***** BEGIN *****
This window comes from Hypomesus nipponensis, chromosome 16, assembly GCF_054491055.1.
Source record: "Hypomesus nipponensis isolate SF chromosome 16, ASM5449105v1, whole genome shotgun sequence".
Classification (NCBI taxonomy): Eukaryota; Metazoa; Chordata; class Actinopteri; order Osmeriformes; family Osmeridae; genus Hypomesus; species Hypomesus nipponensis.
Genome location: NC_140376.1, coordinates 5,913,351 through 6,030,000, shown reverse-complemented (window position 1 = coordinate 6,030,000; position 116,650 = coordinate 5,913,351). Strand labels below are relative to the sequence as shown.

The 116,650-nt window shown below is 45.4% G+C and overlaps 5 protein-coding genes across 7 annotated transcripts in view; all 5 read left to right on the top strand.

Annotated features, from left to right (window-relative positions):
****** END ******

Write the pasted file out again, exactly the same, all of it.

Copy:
This window comes from Hypomesus nipponensis, chromosome 16, assembly GCF_054491055.1.
Source record: "Hypomesus nipponensis isolate SF chromosome 16, ASM5449105v1, whole genome shotgun sequence".
Classification (NCBI taxonomy): Eukaryota; Metazoa; Chordata; class Actinopteri; order Osmeriformes; family Osmeridae; genus Hypomesus; species Hypomesus nipponensis.
Genome location: NC_140376.1, coordinates 5,913,351 through 6,030,000, shown reverse-complemented (window position 1 = coordinate 6,030,000; position 116,650 = coordinate 5,913,351). Strand labels below are relative to the sequence as shown.

The 116,650-nt window shown below is 45.4% G+C and overlaps 5 protein-coding genes across 7 annotated transcripts in view; all 5 read left to right on the top strand.

Annotated features, from left to right (window-relative positions):